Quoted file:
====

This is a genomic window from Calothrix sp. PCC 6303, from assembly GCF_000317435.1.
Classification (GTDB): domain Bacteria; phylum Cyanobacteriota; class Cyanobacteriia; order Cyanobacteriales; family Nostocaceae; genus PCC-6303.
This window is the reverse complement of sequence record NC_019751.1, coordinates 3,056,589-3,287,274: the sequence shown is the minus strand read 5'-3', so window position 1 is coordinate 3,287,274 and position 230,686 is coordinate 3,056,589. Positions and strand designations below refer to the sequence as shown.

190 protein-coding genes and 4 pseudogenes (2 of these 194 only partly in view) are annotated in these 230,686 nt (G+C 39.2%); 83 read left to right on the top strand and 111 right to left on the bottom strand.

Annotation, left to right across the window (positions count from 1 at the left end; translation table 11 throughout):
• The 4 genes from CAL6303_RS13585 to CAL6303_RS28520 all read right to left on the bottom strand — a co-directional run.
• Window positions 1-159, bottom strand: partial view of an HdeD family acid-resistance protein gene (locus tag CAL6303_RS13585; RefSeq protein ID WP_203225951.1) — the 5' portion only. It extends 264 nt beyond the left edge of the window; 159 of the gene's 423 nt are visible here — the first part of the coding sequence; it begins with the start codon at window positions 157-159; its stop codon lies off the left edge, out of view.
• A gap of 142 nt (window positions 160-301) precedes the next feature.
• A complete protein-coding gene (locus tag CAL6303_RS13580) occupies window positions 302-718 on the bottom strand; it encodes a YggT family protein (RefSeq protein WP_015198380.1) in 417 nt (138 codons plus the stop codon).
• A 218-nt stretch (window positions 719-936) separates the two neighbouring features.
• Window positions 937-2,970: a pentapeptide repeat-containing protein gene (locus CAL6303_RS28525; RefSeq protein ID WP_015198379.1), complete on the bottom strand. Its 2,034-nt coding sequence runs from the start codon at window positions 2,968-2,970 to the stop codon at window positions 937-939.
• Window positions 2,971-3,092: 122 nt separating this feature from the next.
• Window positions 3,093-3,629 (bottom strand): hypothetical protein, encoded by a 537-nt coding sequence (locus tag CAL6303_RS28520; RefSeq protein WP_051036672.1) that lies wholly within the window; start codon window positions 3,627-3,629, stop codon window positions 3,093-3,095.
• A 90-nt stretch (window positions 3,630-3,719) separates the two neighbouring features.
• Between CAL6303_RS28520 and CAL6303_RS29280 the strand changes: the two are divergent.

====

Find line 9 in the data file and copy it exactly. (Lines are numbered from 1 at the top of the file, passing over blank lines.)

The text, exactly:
• A complete protein-coding gene (locus tag CAL6303_RS13580) occupies window positions 302-718 on the bottom strand; it encodes a YggT family protein (RefSeq protein WP_015198380.1) in 417 nt (138 codons plus the stop codon).